Edith Vogel

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Edith Vogel
Born(1912-04-05)5 April 1912
Czernowitz, Austro-Hungarian Empire
Died12 June 1992(1992-06-12) (aged 80)
London, United Kingdom
GenresBaroque, Classical, Romantic 20th century
Occupation(s)Pianist, classical musician

Edith Vogel (5 April 1912 in Czernowitz – 12 June 1992 in London) was an Austro-Hungarian-born classical pianist active in the UK.

After she got as far as she could with her first teacher, Vogel took lessons from Wally Loew, first assistant to Richard Robert, whom she described as "a sergeant-major of the first order", who forced her to study only dramatic and virtuoso pieces.[1] She made her debut in Vienna at the age of 10, and studied at the Vienna Academy. She broadcast on Austrian radio when she was 15.[1]

After Hitler came to power she escaped Austria, arriving at Victoria station in 1938 with ten schillings.[1] From her arrival in Britain she did not play professionally for ten years, working instead as house-keeper, clerk, child-minder and some 'unofficial' teaching, and playing only privately among friends and fellow refugees (including on one occasion Schnabel before he left for America). At one point she was almost mistakenly engaged at the Windmill Theatre. From August 1948 she began playing recitals and concertos up and down the UK.[1] She appeared at the Proms seven times between 1952 and 1978, playing Brahms and Beethoven, but also the London premiere of Gordon Jacob's 2nd Piano Concerto.[2]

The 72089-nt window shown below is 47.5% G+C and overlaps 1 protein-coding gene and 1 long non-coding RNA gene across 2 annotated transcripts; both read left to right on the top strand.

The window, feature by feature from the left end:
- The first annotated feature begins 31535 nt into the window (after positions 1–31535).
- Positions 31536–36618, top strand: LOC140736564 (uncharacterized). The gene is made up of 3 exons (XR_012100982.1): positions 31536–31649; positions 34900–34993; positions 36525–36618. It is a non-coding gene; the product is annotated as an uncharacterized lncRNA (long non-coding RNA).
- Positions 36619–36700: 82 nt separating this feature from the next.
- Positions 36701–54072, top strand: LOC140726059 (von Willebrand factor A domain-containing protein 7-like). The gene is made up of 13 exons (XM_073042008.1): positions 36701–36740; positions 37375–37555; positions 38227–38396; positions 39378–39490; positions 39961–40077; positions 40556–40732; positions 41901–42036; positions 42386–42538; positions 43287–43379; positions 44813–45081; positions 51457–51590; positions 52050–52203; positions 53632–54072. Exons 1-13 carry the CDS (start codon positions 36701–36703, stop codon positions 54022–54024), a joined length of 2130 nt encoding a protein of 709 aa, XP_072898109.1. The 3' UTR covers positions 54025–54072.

Vogel began to broadcast regularly for BBC radio from the 1950s, becoming particularly associated with the music of Beethoven and Schubert. She was also a prominent teacher, participating in the Dartington Summer Schools and joining the piano faculty and giving master classes at the Guildhall School of Music, claiming that life without teaching would be "unthinkable". She had homes in London and Sussex.[1]

The BBC holds a considerable archive of her recordings, some of which have been made commercially available.[3]


  1. ^ a b c d e Edith Vogel in conversation with Stephen Plaistow. Radio 3 magazine, December 1983, p27-28.
  2. ^ BBC Proms database search on Edith Vogel accessed 11 January 2013.
  3. ^ Jack, Adrian (20 September 1996). "Make a play for the early birds". The Independent. London. Retrieved 17 April 2012.